Preventing Alzheimer’s disease with brain-healthy foods.
You may lower your risk of mental decline with this new hybrid of two balanced, heart-healthy diets – even without rigidly sticking to it – early research suggests.
The MIND diet takes two proven diets – DASH and Mediterranean – and zeroes in on the foods in each that specifically affect brain health.
The emphasis is on eating from 10 brain-healthy food groups: green leafy vegetables in particular, all other vegetables, nuts, berries, beans, whole grains, fish, poultry, olive oil and wine. Meanwhile, MIND adherents avoid foods from the five unhealthy groups: red meats, butter and stick margarine, cheeses, pastries and sweets, and fried or fast food.
he MIND diet, which stands for “Mediterranean-DASH Intervention for Neurodegenerative Delay,” was developed by Martha Clare Morris, a nutritional epidemiologist at Rush University Medical Center, through a study funded by the National Institute on Aging and published online February 2015. Morris’ team followed the food intake of 923 Chicago-area seniors. Over 4.5 years, 144 participants developed Alzheimer’s disease. The longer people had followed the MIND diet patterns, the less risk they appeared to have. Even people who made “modest” changes to their diets – who wouldn’t have fit the criteria for DASH or Mediterranean – had less risk of developing Alzheimer’s. The study found the MIND diet lowered Alzheimer’s risk by about 35 percent for people who followed it moderately well and up to 53 percent for those who adhered to it rigorously.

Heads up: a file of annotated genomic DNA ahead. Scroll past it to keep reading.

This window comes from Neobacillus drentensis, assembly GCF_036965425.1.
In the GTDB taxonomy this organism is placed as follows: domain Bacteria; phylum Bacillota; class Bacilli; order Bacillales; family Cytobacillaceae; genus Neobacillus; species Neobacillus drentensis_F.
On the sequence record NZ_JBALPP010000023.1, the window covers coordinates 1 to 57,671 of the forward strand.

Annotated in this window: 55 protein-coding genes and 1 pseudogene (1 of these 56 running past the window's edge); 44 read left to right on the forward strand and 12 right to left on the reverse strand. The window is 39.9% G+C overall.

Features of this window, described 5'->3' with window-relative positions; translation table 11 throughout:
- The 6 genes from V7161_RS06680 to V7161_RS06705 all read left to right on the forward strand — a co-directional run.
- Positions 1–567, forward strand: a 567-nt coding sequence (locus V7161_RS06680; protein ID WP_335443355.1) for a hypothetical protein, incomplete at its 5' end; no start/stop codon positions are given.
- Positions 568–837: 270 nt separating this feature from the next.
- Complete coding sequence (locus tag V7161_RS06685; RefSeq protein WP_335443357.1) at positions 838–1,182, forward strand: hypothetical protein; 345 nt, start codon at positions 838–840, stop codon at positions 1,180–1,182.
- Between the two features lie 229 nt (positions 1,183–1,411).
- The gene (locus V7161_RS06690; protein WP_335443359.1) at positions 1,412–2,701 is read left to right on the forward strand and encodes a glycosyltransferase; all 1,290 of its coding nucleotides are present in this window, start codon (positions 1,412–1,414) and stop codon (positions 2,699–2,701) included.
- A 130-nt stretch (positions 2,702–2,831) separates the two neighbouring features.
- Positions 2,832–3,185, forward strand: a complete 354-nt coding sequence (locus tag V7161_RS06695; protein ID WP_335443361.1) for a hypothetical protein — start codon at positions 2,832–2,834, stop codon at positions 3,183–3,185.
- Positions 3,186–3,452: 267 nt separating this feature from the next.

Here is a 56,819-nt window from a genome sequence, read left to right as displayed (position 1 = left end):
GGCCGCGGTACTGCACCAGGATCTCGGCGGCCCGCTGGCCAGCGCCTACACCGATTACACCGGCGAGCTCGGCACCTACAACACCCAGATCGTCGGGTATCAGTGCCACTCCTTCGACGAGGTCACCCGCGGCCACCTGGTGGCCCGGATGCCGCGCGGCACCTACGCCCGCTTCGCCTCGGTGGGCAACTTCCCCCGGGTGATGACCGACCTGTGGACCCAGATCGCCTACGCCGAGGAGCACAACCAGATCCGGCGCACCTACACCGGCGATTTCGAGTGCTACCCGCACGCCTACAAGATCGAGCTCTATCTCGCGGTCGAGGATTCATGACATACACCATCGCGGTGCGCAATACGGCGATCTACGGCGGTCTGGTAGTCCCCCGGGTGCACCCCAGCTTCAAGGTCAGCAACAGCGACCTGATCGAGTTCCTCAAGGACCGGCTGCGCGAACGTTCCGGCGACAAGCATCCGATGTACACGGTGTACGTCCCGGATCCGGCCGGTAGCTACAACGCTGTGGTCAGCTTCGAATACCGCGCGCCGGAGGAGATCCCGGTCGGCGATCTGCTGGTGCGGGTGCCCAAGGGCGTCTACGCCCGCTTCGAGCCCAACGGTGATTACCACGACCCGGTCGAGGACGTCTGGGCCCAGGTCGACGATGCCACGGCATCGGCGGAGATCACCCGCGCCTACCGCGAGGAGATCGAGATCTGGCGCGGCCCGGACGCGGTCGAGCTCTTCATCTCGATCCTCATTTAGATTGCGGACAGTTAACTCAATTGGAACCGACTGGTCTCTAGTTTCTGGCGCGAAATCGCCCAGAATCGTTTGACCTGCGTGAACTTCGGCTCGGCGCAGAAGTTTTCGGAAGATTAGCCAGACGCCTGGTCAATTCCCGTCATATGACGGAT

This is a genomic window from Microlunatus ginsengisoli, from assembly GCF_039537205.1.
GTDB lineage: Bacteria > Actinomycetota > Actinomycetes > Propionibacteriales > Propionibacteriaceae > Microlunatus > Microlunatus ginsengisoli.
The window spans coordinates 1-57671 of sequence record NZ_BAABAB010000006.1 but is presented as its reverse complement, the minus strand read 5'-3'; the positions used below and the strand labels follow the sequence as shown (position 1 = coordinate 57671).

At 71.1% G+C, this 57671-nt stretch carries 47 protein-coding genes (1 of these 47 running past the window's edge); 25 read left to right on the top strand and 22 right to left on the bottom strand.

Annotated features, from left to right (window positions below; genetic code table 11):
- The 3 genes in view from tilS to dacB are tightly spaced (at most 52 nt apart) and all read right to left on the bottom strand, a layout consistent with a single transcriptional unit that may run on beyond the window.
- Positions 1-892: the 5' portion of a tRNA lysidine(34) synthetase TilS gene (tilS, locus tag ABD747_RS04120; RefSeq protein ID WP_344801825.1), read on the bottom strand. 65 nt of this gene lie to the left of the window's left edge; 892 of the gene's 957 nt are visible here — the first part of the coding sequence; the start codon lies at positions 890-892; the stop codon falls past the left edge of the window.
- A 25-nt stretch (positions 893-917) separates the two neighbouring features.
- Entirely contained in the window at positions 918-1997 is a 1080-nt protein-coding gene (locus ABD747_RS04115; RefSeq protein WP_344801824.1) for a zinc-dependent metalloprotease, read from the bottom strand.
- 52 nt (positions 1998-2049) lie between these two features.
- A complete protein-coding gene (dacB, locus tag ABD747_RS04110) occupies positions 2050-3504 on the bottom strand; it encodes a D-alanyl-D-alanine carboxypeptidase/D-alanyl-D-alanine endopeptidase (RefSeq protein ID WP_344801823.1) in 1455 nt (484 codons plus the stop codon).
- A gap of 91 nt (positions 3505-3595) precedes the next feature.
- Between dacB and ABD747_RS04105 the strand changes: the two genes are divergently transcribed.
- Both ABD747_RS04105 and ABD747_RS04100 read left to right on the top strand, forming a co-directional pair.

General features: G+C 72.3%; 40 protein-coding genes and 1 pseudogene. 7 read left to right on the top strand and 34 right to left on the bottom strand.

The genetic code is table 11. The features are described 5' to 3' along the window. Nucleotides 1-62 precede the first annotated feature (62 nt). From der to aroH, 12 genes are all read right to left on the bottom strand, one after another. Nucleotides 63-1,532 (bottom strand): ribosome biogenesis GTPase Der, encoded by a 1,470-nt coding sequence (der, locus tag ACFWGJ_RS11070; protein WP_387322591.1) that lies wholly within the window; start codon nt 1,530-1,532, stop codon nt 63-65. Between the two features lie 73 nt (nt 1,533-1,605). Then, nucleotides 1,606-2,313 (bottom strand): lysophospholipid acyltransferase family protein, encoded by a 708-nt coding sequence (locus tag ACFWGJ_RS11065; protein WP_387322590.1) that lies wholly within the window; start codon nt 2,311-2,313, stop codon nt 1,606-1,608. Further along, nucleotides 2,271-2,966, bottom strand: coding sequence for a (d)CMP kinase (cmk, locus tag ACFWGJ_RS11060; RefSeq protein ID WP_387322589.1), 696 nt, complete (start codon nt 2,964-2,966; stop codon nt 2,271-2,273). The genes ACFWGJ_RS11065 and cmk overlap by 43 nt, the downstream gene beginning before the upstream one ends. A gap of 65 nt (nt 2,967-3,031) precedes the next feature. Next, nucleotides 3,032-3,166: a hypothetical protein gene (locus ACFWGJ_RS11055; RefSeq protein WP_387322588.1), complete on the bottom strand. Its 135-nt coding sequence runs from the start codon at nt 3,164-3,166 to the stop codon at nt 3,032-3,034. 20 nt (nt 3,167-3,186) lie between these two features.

Not likely. “The DASH and Mediterranean diets have not been shown to have any risks for any disease or condition that I know of,” says MIND diet developer Morris. “It’s achieved all of the minimum prescriptions of those diets.” For example, she says, the MIND diet calls for at least one fish meal per week, as does the DASH diet. But you could eat fish more frequently, such as the six weekly servings in the Mediterranean diet.